Scientists May Have Solved the Mystery of the Bermuda Triangle

One of the most mysterious and puzzling places in the world has been the Bermuda Triangle. For over 100 years, this 270,271 square mile triangle between Florida, Bermuda, and Puerto Rico has been the location for hundreds of disappearing vehicles and more than a thousand lost passengers. The triangle has been blamed for the sudden disappearances of several planes, boats, yachts, and a myriad of other ships. But recently scientists may have discovered the reason why such calamities have been happening inside the triangle.


Scientists at the University of Southampton said that they could explain the mystery of the Bermuda Triangle because of a natural phenomenon known as rogue waves. Rogue waves were first observed by satellites in 1997 off the coast of South Africa. These waves are fast and high currents that travel on the surface of water in a different direction as the current. These waves can reach hundreds of feet high and could explain why there are so many disappearances in the area.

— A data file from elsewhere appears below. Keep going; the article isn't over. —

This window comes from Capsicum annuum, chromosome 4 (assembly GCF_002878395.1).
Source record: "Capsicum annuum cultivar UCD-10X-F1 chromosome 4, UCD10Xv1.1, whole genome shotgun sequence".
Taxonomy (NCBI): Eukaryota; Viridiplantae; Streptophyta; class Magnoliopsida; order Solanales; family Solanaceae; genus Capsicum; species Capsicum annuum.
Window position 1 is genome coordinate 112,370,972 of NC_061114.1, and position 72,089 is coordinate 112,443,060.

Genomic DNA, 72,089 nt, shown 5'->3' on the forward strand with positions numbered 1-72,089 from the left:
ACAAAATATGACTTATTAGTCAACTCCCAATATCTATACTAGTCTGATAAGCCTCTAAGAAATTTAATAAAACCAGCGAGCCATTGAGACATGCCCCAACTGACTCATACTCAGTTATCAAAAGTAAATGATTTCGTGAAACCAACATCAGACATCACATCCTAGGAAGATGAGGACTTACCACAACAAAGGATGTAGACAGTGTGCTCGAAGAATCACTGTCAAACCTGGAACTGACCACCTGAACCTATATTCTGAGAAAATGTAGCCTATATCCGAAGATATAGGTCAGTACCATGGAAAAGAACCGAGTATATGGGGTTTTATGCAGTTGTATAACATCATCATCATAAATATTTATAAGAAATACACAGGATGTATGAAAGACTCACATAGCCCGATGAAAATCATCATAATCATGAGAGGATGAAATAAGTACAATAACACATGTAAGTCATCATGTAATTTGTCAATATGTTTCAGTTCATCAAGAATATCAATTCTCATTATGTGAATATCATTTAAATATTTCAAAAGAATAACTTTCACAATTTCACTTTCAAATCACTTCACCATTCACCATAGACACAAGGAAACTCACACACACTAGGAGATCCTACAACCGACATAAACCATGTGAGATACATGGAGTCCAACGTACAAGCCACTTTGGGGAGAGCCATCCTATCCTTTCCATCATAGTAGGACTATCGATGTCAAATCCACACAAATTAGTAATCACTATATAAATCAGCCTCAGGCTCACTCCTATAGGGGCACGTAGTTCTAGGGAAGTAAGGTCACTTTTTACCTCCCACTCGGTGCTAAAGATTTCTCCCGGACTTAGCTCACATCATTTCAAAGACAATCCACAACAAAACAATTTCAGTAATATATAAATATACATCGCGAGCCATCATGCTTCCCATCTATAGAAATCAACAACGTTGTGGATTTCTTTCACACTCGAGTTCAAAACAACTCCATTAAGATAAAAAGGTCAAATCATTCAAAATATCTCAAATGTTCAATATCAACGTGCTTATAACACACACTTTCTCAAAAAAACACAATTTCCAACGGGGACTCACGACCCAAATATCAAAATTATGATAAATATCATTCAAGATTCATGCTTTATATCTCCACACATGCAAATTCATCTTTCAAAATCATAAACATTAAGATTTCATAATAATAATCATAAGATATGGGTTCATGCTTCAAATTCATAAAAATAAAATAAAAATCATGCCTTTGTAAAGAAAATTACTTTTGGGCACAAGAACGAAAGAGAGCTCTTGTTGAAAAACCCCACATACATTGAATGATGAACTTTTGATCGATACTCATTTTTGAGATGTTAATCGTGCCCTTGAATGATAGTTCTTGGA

The research team built a model of the USS Cyclops, a Navy cargo ship that went missing in the Bermuda Triangle in 1918, along with the 300 passengers and crew. The captain never sent a distress call and there was no wreckage found. They placed the model in an indoor simulator to recreate the large monster rogue waves. The waves easily upended the vessel in just a few minutes. An ocean and earth scientists, Dr Simon Boxall, said that three large storms coming together from different directions could create the perfect condition for a rogue wave.

“There are storms to the south and north, which come together,” said Boxall. “And if there are additional ones from Florida, it can be a potentially deadly formation of rogue waves … They are steep, they are high — we’ve measured waves in excess of 100 feet.”

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